Allosaurus dinosaur suspected to be scavenging cannibal

Nicola Davis

About nine metres long, with grasping claws and a skull it used like a hatchet, Allosaurus was among the most fearsome dinosaurs of the Jurassic period. Now, it seems, the animal could also have been a cannibal.

Fossil researchers have revealed that bite marks found in a cache of dinosaur bones from the Mygatt-Moore quarry, western Colorado, were made by dinosaur-on-dinosaur dining. And the marks on Allosaurus bones had potentially been made by dinosaurs of their own kind.

Dr Stephanie Drumheller-Horton, first author of the research, from the University of Tennessee, said the findings shed new light on the predators.

“We’re not sure if the Mygatt-Moore preserves an unusually stressed ecosystem, where theropods like Allosaurus were eating any available food – including each other – or if this was actually normal behaviour for them, and our previous fossil collection strategies have led us astray. With either result though, we know that these animals were more willing and able to bite into bones than we previously thought.”

Writing in the journal Plos One, Drumheller-Horton and colleagues report how they examined 2,368 fossilised bones previously dug up at the quarry, which dates to about 152m years ago, encompassing the late Jurassic period.

The team found 684 of the fossils, 29% of the cache, had at least one bite mark such as a score, pit or puncture, and the marks were present on many bones, from ribs and long limbs to toes.

While some of the marks could have been due to predation, at least some were down to just scavenging, Drumheller-Horton said. “Predators usually target the meatiest bits first and work their way down through less and less nutritious parts. A big theropod trying to eat another big theropod’s toes was probably very late to the party, when the more choice sections were already eaten.” 

While Drumheller-Horton said it was not clear what had made the smallest marks, the larger marks were caused by meat-eating dinosaurs, the theropods –something previously found to be rare. “There simply wasn’t anyone else in the site that could have made them,” she said, adding that some of the marks clearly had been left by serrated teeth. “That excludes other possible predators from contention, leaving only theropods to consider,” she said.

She said the most common large predator at the site, by some way, was Allosaurus, though the smaller Ceratosaurus was also present; each could have left bite marks. One bite mark, she added, was from a very large theropod, but its identity was unclear.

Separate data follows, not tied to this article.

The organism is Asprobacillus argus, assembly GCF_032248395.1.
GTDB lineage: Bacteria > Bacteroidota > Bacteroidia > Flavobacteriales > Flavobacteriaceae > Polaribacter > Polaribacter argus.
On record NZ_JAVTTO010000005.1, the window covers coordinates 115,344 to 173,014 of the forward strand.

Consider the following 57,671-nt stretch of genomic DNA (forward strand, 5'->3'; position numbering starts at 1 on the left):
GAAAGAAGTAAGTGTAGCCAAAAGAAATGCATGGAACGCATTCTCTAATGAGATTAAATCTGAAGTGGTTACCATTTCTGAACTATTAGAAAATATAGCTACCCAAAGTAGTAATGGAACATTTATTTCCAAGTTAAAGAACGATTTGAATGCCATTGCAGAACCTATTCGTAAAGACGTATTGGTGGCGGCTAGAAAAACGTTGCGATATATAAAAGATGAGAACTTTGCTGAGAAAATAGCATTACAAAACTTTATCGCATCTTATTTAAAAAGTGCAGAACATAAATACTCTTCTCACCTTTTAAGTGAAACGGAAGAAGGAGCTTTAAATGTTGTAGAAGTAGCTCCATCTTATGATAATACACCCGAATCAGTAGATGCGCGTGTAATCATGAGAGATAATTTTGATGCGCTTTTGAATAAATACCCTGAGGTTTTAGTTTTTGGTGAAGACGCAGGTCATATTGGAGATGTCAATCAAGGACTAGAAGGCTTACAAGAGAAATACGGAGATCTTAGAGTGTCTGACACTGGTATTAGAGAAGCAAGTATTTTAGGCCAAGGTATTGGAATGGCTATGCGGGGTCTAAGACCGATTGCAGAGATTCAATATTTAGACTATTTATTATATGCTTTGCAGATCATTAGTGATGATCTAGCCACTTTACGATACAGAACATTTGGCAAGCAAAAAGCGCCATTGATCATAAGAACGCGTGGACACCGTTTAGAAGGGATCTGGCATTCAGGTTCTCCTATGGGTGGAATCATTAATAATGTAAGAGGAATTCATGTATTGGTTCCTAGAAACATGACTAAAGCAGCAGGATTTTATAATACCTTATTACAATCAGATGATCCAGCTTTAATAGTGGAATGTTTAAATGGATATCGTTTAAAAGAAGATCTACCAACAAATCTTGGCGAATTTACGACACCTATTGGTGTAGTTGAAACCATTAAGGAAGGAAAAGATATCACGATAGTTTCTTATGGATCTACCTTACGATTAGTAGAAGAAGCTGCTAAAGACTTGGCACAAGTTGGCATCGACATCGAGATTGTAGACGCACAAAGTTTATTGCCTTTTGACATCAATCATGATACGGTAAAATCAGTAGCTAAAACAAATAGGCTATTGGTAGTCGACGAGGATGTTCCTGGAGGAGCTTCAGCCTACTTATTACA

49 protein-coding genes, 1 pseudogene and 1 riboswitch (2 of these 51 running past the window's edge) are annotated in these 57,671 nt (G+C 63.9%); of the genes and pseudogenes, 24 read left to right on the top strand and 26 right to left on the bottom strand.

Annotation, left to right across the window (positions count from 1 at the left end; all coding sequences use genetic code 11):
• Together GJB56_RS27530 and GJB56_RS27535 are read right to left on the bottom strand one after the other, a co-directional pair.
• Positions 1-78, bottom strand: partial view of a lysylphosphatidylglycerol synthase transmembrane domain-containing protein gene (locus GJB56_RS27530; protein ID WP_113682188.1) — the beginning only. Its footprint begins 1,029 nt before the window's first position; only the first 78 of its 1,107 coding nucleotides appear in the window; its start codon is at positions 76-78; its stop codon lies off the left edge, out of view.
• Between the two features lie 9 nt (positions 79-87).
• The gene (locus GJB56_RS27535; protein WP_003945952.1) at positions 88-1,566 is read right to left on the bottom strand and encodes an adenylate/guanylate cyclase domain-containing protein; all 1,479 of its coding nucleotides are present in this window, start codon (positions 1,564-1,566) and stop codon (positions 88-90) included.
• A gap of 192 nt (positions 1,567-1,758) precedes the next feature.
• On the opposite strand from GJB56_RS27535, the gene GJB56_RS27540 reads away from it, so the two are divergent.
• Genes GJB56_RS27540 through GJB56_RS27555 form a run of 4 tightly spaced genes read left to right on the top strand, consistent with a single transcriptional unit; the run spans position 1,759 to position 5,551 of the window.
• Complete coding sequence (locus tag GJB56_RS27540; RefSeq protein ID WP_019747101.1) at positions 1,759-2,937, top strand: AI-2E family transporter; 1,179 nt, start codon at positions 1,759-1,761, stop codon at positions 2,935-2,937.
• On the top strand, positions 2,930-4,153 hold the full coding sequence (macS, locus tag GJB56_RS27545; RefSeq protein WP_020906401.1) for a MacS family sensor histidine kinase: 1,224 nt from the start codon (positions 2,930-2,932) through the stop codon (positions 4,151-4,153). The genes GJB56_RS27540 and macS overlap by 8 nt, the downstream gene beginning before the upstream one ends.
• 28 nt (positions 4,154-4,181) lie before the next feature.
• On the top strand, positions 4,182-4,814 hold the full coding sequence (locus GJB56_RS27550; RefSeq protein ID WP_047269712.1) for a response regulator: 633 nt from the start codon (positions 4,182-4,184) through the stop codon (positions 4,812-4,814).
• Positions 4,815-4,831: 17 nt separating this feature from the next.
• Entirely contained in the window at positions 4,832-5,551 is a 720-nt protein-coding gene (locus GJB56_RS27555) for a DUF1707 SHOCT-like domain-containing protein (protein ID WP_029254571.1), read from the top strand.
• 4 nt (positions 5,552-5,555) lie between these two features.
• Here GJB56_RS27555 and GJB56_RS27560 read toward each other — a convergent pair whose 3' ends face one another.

Crucially, while many of the bitten bones had belonged to long-necked dinosaurs called sauropods, and some had come from Mymoorapelta maysi, a type of armoured dinosaur, the team found several bite marks on Allosaurus fossils – suggesting the cannibalistic nature of Allosaurus.

Dr Stephen Brusatte, a palaeontologist at the University of Edinburgh, who was not involved in the work, said the cache was an unprecedented record of what theropod dinosaurs had been eating.

“It’s most intriguing that there are Allosaurus bones with big bite marks that are a good match for the size and shape of Allosaurus teeth,” Brusatte said. “Although it’s not completely conclusive that Allosaurus was the biter, it is one of the most reasonable conclusions – unless there was a completely unknown mega-theropod that was sharing this ecosystem with it and the others.”

Andre Rowe, of the University of Bristol, suggested the high prevalence of bite marks seen could be due to fossil hunters collecting particular fossils. But, he added, Allosaurus would not have been the only dinosaur eating its own. “Evidence for cannibalism is noted in a Madagascan dinosaur named MajungasaurusIt also occurs in crocodilians, some of the closest living relatives of dinosaurs.”.

Brusatte agreed. “There is evidence that the even bigger Tyrannosaurus rex was a cannibal, and many predators in today’s world are known to eat members of their own species, especially when times get tough, like during droughts or spurts of bad weather.”

But at least one dinosaur has had its reputation unfairly tarnished. “We used to think that we had evidence for cannibalism in Coelophysis too,” said Drumheller-Horton. “But that ended up being a case of mistaken identity.”